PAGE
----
Danny: I don’t even have time to look back on how many miles I and the team travelled in 2016 — but it has been A LOT! The tough thing is not so much the traveling but the Jet-leg when traveling over the ocean.

It is said that 9 out of 10 startups struggle and die. You fought this cycle successfully so far. What advice can you give other founders that are active globally like you?

“Focus on the product development, be creative in fund sources.”

Danny, thanks for the interview and good luck in 2017!

Facts & Figures from The 6th mHealth Developer Economics Report

A few weeks ago, the sixth edition of the largest global study on mHealth app has been published by research2guidance, one of the community partners of FTR4H. Its Managing Director, Ralf-Gordon Jahns, is also member of the jury of #5MAC16. In this years report, more than 2,600 mHealth app developers, healthcare professionals shared their experiences and views on the market. Here their most important findings:

  • The mHealth app market is getting crowded: Almost 100,000 mHealth apps have been added since the beginning of last year, amounting to 259,000 mHealth apps currently available on major app stores (including multi-platform apps and smaller platforms). In addition, 13,000 mHealth publishers entered the market since the beginning of 2015, totaling 58,000.

“Growth rates of mHealth app store downloads are estimated to be only +7% in 2016 after +35% from the previous year, reaching a total of 3.2B in 2016.”

  • Multi-platform publishing is the norm: Or more precisely, publishing on iOS and Android has become normal. 75% of today’s mHealth publishers develop for both platforms. Other platforms still don’t play a major role.
  • mHealth publishers are becoming connected: Unlike the previous years, publishers now use APIs to connect their apps to third party apps, sensors or data aggregators. Apple HealthKit is by far the most commonly used API. 58% of publisher now use APIs, compared to 42% from the previous year.
  • mHealth app publishers are becoming more experienced with developing: Developing an app involves using tools to develop, test, market and monitor performance. 72% of mHealth app publishers have used, for example, analytics, testing, storage or cross platform tools.
  • mHealth companies are getting smaller again and are losing their altruistic motive: Last year saw a wave of new market players, which are the “Garage” type of start-ups with 1–2 founders. The share of this category increased from 8% to 13% in the last year. Perhaps with this wave of new entrants, the altruistic ambition of “we do this to help others” is still prominent and unique to the mHealth market, but it gave way to “we do this to make money” as number one motivation.
  • It is still not a money printing business for all but a few exceptions: 78% of mHealth app publishers report to have made less than US$100,000 from their entire mHealth app portfolio business. 60% make less than US$1,000 per month / US$10,000 per year. Traditional app store revenue sources like IAP1, paid app download or IAA2 are the main income source for only 4- 10% of today’s mHealth app publishers. Rather, they license technology (15%), and even offer third party development services (14%).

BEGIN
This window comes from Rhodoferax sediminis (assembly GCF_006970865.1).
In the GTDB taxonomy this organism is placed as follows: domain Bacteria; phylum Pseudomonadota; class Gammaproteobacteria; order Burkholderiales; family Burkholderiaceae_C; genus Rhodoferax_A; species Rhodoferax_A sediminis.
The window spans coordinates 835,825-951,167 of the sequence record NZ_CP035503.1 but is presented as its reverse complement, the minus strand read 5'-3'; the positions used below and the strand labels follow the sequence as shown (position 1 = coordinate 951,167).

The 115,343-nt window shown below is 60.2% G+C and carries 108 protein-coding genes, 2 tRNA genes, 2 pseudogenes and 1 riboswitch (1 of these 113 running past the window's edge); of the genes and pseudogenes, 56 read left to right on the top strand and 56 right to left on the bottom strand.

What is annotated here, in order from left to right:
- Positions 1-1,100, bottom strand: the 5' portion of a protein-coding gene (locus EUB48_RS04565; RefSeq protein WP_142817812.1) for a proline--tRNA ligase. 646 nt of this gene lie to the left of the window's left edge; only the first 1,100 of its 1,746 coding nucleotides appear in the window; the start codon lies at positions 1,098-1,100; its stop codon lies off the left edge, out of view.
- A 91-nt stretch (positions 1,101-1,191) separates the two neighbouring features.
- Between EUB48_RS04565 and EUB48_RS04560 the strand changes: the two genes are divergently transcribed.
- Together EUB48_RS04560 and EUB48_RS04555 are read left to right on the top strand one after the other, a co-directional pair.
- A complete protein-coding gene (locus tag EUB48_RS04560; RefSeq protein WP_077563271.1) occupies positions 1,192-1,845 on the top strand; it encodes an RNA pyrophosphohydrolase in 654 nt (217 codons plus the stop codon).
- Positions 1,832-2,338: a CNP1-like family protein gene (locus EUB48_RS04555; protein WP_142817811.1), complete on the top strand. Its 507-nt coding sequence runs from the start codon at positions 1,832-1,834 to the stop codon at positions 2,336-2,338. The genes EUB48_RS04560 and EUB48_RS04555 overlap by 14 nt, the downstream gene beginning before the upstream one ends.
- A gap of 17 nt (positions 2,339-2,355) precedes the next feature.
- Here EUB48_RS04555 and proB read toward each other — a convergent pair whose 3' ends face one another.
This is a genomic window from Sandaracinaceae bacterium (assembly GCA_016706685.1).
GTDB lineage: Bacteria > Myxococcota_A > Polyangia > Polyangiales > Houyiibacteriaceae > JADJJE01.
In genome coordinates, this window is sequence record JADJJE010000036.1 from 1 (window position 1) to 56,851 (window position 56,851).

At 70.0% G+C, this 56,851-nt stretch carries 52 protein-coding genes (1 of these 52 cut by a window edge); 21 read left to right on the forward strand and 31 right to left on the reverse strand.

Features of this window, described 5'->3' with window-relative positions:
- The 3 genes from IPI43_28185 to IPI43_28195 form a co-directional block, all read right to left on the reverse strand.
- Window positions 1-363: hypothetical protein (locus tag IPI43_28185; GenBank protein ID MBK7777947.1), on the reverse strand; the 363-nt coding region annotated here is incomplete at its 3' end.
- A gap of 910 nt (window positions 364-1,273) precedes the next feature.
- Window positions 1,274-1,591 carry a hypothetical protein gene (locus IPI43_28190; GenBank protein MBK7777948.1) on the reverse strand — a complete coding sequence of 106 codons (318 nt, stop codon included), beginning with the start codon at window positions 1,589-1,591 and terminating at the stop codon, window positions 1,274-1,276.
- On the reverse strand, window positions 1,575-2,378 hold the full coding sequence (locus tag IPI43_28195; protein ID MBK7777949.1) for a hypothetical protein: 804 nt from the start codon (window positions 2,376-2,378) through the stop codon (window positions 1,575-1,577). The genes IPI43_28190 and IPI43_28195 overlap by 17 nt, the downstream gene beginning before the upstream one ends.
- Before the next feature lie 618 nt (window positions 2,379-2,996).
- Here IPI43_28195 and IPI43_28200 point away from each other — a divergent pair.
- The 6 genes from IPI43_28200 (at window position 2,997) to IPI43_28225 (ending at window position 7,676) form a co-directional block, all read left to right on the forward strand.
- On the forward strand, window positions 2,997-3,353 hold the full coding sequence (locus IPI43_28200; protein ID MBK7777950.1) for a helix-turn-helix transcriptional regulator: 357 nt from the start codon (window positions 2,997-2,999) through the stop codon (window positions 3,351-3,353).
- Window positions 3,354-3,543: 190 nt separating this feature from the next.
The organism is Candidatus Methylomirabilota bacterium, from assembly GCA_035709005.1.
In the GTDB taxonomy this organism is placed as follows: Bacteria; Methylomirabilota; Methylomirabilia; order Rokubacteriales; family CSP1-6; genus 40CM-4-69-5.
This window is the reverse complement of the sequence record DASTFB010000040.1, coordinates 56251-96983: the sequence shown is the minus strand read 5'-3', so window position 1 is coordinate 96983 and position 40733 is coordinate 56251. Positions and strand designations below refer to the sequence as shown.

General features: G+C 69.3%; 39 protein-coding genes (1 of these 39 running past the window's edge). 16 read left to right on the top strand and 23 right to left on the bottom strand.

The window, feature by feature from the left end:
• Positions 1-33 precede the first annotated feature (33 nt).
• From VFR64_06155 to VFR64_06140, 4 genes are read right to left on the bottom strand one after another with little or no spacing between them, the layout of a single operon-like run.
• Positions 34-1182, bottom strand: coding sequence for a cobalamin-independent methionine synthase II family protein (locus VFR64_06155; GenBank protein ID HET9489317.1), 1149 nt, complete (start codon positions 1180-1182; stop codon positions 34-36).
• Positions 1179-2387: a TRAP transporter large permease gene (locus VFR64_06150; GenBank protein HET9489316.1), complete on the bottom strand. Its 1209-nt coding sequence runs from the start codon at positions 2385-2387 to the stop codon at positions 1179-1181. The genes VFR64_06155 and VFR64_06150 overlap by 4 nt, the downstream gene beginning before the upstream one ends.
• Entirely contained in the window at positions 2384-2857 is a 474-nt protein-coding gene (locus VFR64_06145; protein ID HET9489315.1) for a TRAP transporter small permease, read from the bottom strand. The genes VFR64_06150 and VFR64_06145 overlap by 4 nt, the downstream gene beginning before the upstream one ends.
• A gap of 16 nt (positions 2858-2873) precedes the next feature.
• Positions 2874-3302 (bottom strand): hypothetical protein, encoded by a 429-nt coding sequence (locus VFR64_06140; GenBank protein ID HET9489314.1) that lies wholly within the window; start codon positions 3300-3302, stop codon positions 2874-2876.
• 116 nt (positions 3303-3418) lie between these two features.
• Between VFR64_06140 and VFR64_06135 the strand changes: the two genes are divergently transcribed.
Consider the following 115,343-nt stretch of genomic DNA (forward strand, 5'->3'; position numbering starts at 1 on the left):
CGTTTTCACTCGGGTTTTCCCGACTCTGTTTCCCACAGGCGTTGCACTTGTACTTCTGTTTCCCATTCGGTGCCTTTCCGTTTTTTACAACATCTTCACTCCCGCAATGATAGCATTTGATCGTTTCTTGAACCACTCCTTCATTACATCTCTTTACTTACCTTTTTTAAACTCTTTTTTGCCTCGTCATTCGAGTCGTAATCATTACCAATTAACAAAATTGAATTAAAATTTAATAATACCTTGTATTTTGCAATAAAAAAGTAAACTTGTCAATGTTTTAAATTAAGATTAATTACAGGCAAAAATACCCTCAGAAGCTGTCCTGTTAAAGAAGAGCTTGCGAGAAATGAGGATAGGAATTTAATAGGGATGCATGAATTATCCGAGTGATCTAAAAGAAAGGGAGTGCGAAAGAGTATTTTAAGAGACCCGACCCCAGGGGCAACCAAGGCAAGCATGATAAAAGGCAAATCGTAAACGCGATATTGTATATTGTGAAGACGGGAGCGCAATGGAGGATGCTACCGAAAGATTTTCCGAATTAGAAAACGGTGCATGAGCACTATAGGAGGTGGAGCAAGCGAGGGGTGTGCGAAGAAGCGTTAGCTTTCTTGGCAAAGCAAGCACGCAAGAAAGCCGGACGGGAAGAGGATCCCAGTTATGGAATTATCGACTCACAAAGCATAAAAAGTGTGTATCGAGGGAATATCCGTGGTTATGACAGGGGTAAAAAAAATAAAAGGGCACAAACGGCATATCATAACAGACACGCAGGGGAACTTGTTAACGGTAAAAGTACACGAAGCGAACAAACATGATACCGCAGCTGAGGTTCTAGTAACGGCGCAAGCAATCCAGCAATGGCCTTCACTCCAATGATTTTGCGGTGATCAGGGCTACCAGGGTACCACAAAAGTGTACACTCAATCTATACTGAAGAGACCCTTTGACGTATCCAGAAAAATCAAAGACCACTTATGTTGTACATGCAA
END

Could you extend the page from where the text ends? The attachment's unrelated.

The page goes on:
“US$10 seems to be the threshold for which a patient is willing to pay out-of-pocket for mHealth app services: There is a strong market belief that patients/app users would spent no more than US$10 (or US$9.90) on, for example, a monthly subscription for a health chat, a one-time download of a diet plan or one-time expert feedback. Thresholds vary between service categories but US$10 is the most common.”

  • Health insurance companies (HIC) are expected to become a key player in the market but are currently failing to step into their expected role: The majority (85%) of companies in the market assume that patients would be willing to share their health data with HICs in return for a cheaper plan, health recommendations or research purposes. Only 17% of mHealth practitioners rate the app portfolio of health insurance companies to be above average in quality.
  • The mHealth app market is a growth market: The revenues coming from mHealth app related services will grow by 15% (CAGR) to reach US$31B in 2020. 551M users will by then actively (at least once a month) make use of an mHealth app.
  • Integration of mHealth apps into the healthcare system will slowly evolve over the next five years: mHealth practioners foresee that app stores will be the main distribution channel for mHealth apps in the next years. The importance of other channels as an indication for the degree to which doctors, hospital and pharmacies are expected to integrate into the system, has declined again since the last study. It will remain a consumer and patient driven market for the foreseeable future. Business potential will continue to grow.

“Within the patient journey, follow-up monitoring will be the most influenced phase by mHealth apps: In general, the impact apps will have on the patient journey from seeking information, receiving diagnosis and treatment as well as prevention is rated high. The highest impact is seen on providing follow-up advice and coaching after the initial doctor’s visit.”

  • Reducing hospital readmission rates and non-adherence to treatment costs remained as the most important cost levers for mHealth apps to pull on over the next five years: Similar to last year’s study results, more than 60% of market players believe that the greatest cost saving benefit to come from mHealth apps will be noted in reducing hospital costs. This will be due to decreasing hospital readmission rates and length of stay, as well as assisting with patient compliance to medication plans. The perceived future impact that mHealth apps will have on reducing medical trial costs have dropped by -4pp.

Download the complete report here.

  • 1
  • 2